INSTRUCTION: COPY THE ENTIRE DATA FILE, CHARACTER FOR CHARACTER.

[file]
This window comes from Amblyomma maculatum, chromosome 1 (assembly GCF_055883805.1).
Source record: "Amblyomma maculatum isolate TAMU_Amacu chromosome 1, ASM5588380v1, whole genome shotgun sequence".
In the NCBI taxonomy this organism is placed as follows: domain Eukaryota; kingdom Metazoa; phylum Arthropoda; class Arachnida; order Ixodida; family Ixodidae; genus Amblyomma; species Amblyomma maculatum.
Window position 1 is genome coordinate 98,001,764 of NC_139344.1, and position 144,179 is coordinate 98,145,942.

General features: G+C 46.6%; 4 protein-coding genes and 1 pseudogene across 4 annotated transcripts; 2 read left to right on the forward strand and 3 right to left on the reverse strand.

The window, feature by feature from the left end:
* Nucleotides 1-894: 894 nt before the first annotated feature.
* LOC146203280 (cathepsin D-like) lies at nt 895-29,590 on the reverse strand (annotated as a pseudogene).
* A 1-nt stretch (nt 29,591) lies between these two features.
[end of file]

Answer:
This window comes from Amblyomma maculatum, chromosome 1 (assembly GCF_055883805.1).
Source record: "Amblyomma maculatum isolate TAMU_Amacu chromosome 1, ASM5588380v1, whole genome shotgun sequence".
In the NCBI taxonomy this organism is placed as follows: domain Eukaryota; kingdom Metazoa; phylum Arthropoda; class Arachnida; order Ixodida; family Ixodidae; genus Amblyomma; species Amblyomma maculatum.
Window position 1 is genome coordinate 98,001,764 of NC_139344.1, and position 144,179 is coordinate 98,145,942.

General features: G+C 46.6%; 4 protein-coding genes and 1 pseudogene across 4 annotated transcripts; 2 read left to right on the forward strand and 3 right to left on the reverse strand.

The window, feature by feature from the left end:
* Nucleotides 1-894: 894 nt before the first annotated feature.
* LOC146203280 (cathepsin D-like) lies at nt 895-29,590 on the reverse strand (annotated as a pseudogene).
* A 1-nt stretch (nt 29,591) lies between these two features.